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Colleges see big drop in foreign-language enrollment; Kentucky advocates say it's time to bury medical debt; Young Farmers in Michigan hope the new farm bill will include key benefits regarding land access.

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The White House presses for supplemental Ukraine aid. Leaders condemn antisemitic attacks during Gaza ceasefire protests. Despite concerns about the next election, one Arizona legal expert says courts generally side with voters and democracy.

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Congress has iced the Farm Bill, but farmer advocates argue some portions are urgent, the Hoosier State is reaping big rewards from wind and solar, and opponents react to a road through Alaska's Brooks Range, long a dream destination for hunters and anglers.

Cleveland ups ante to draw more police recruits, ease understaffing

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Tuesday, October 31, 2023   

Cleveland officials have announced another set of pay raises for police officers.

The exact amounts differ based on an officer's rank but some salaries will increase up to 14%, on top of raises approved in 2022 and retention bonuses of up to $5,000 set aside from Cleveland's share of federal stimulus money.

Rachel Dissell, a reporter for the Marshall Project-Cleveland, said police officers have not been joining the force as quickly as they've been retiring, leaving the city with ongoing shortages.

"Shortages in Cleveland has meant that the officers who remain are getting paid a lot more overtime," Dissell explained. "If their shift ends and there's no one to replace them, they may have to stay in work longer."

Last year, the city of Cleveland estimated it would probably pay about $13 million in overtime, but by October, it had shelled out more than $20 million. Mayor Justin Bibb's administration said the raises, negotiated with police unions, bring the salaries of Cleveland officers in line with or above the pay of other cities and neighboring suburbs.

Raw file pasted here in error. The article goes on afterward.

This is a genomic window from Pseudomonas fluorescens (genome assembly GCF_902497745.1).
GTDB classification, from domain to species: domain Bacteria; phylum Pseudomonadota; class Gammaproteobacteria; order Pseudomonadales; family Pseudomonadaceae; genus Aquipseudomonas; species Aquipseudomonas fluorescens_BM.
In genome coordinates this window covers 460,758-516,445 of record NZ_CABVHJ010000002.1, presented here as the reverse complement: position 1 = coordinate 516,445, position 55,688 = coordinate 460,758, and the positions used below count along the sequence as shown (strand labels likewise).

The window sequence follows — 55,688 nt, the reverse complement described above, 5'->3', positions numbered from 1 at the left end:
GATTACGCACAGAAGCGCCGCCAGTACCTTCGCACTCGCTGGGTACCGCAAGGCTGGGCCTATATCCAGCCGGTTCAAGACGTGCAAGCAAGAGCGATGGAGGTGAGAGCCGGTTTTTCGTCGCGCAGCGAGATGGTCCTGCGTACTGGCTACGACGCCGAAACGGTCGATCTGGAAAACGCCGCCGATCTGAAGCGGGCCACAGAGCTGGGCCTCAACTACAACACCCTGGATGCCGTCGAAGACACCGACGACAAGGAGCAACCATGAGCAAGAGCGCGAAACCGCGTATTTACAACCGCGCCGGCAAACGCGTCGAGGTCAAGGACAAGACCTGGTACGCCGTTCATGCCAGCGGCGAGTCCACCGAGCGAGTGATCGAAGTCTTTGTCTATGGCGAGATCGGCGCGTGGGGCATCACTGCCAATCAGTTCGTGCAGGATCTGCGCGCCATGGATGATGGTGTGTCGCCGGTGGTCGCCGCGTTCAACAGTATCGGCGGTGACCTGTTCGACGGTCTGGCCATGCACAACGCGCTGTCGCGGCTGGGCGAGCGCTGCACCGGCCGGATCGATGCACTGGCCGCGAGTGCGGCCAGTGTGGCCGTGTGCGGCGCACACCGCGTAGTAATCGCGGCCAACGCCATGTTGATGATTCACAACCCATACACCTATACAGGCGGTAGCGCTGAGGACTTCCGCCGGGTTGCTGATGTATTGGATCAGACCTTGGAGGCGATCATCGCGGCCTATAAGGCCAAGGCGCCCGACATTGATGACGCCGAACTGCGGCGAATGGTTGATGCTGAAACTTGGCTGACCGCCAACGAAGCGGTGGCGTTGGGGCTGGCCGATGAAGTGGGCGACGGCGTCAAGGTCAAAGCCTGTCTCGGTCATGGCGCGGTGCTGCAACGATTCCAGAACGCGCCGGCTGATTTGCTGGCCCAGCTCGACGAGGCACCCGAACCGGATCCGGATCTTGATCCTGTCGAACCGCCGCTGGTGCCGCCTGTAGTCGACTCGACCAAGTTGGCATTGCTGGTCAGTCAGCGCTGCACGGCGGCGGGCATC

In exchange for pay raises, the city is asking officers to work 12-hour shifts, and has eliminated discipline for small infractions discovered while a civilian complaint was being investigated.

"That's important because Cleveland right now is operating under consent decree, which is an agreement with the U.S. Department of Justice," Dissell pointed out. "Because Cleveland was found to have some problems with constitutional policing."

The city also recently doubled cadet pay to $24 per hour while the prospective officers are being trained. The pay hike is in addition to a $5,000 signing bonus city leaders credit for a 45% surge in police officer applications since August.

This story was produced with original reporting from Rachel Dissell for the Marshall Project-Cleveland, and was produced in association with Media in the Public Interest and funded in part by the George Gund Foundation.


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